Fourth, and finally, Scripture proves us with the Kingdom Framework. This framework exposes what we rely on. What we fear often reveals what we love and what we put our hope in. Far too often we become anxious because we have put our trust in the small kingdoms of our own making. We trust in jobs, possessions, comforts, people, and other earthly things. We don’t just appreciate these things, we hang all our hope and joy on them, and they can’t bear that weight. Jesus warns us about treasuring the wrong things.

Most of us know Jesus’ sermon on anxiety (Matthew 6:25-32), but those words are sandwiched between two statements about the kingdoms we serve. On the front end, Jesus tells us not to “lay up treasures on earth” (v. 19) and to evaluate whom/what we are serving (v. 24). On the back end he tells us to “seek first the Kingdom of God” (v. 33). The section in the middle directly speaking about anxiety is connected to kingdoms. The kingdom you trust in, the kingdom you treasure, the kingdom you serve, will either invite confidence and security or it will cultivate fear and uncertainty. God’s Kingdom is forever and those who trust in it will never have to fear its failure.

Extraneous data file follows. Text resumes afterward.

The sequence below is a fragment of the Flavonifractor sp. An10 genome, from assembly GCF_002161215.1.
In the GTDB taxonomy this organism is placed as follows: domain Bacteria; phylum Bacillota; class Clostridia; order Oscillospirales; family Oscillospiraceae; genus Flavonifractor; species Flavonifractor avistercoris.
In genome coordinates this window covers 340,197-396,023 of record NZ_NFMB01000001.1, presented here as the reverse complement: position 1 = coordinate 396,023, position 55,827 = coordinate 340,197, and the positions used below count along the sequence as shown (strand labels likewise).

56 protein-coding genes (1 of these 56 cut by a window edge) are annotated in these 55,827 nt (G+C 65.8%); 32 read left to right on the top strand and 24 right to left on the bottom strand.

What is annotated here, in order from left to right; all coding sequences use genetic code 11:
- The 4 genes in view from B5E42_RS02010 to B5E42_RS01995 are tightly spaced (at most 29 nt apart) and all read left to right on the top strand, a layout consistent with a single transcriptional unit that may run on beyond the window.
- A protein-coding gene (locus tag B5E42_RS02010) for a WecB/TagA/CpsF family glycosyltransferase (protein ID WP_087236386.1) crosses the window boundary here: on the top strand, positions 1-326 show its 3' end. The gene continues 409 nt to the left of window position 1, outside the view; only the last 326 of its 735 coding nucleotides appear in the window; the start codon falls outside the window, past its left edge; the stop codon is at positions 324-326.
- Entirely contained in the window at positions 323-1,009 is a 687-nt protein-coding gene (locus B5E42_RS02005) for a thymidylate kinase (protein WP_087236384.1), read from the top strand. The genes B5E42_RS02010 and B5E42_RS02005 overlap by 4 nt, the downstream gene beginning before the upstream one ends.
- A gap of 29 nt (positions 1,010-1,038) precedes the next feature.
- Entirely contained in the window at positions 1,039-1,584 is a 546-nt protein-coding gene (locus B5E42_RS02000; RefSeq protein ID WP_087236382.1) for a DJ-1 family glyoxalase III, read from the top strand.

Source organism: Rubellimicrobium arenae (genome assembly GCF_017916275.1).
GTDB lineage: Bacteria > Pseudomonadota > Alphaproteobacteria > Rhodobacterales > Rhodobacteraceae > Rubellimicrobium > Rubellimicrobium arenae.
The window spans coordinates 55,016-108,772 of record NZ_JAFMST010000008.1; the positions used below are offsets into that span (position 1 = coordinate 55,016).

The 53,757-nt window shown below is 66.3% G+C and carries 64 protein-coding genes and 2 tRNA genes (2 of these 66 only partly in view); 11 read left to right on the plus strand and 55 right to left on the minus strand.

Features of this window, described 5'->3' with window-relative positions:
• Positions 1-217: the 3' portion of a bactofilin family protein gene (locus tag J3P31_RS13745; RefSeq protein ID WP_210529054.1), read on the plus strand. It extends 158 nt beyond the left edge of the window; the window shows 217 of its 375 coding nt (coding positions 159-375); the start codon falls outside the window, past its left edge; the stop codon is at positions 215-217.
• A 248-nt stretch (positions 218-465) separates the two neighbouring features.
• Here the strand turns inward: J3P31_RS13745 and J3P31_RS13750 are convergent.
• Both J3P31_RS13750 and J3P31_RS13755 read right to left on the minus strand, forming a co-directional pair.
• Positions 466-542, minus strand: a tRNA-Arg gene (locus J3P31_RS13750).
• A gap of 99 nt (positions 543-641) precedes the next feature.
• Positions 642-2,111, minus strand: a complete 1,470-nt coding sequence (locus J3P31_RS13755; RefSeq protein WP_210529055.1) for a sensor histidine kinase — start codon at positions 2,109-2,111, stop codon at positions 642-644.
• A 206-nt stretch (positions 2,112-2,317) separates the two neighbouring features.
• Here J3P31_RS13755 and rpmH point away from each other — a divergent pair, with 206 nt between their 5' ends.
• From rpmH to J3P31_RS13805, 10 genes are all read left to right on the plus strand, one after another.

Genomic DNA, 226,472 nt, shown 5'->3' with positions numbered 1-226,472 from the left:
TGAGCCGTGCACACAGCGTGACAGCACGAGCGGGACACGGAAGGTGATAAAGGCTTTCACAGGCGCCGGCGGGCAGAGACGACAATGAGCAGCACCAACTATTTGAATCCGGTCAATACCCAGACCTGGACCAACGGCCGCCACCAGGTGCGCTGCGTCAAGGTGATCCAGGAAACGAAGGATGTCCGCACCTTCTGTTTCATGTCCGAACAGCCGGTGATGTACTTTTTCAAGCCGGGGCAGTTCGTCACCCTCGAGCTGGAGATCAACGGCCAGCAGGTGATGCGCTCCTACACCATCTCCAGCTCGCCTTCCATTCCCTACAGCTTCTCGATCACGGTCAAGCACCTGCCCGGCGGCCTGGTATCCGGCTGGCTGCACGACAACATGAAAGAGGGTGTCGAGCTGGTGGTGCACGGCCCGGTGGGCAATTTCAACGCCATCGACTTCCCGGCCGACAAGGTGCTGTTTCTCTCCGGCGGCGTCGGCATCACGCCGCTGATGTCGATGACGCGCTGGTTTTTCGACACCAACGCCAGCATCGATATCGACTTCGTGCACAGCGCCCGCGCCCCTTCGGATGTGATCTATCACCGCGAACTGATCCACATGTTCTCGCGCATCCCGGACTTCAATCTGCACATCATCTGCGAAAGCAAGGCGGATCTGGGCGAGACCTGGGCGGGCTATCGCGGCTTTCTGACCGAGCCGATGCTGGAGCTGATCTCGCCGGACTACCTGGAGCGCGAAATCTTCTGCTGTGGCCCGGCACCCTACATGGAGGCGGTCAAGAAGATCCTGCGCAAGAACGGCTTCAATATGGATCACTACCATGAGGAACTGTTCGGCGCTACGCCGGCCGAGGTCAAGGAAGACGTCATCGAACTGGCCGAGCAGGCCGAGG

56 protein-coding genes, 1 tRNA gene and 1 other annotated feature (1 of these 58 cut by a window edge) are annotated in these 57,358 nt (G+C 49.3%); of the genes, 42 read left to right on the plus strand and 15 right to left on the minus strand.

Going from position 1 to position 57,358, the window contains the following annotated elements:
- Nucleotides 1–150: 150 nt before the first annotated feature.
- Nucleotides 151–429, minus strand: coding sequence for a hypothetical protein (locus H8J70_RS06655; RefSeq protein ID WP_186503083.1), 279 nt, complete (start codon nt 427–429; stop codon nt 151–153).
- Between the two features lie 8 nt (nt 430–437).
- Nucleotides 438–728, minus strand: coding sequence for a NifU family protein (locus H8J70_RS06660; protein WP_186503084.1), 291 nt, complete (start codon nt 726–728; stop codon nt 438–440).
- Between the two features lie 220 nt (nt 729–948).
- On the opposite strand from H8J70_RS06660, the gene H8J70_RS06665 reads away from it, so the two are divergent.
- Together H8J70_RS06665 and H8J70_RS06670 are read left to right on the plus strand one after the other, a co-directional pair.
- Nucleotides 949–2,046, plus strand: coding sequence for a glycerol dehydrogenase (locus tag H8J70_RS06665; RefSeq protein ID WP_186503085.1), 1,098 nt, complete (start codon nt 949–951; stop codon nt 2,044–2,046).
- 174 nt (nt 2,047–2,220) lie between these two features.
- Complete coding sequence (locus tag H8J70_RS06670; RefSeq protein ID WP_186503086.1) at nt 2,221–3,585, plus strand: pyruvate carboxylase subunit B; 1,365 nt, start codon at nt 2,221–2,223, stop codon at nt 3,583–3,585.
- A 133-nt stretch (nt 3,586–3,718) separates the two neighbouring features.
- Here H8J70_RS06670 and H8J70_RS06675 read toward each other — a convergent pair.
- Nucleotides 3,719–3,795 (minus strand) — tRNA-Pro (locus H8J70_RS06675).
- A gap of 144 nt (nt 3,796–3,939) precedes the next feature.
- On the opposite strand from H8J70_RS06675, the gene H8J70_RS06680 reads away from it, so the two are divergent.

The Kingdom Framework challenges our anxiety by asking us to evaluate what we love. If my treasure is insecure or unstable, if I put too much hope in earthly things, then I will become anxious. The solution is to cultivate a trust in and treasure of a better and more secure kingdom. The solution to anxiety in this paradigm is to “seek first the Kingdom of God.” The focus of this framework is to help people orient their hearts towards Christ and shift their values to more closely align with God’s.

Each framework provides us with a slightly nuanced lens through which to explore our experience of anxiety. Of course many practical things will need to be done to help people, but a robust framework helps us more pointedly apply Scripture and care for those who are struggling. This is far more helpful than simply telling people “be anxious for nothing.” It seeks to understand the different experiences of anxiety and respond to them carefully with the relevant Scriptural frameworks.

A Caution: anxiety can also arise as a symptom of biological factors. It is important for people to get appropriate medical check-ups and competent assessment by professionals to help evaluate what might be contributing to their struggles. Don’t assume that you see everything.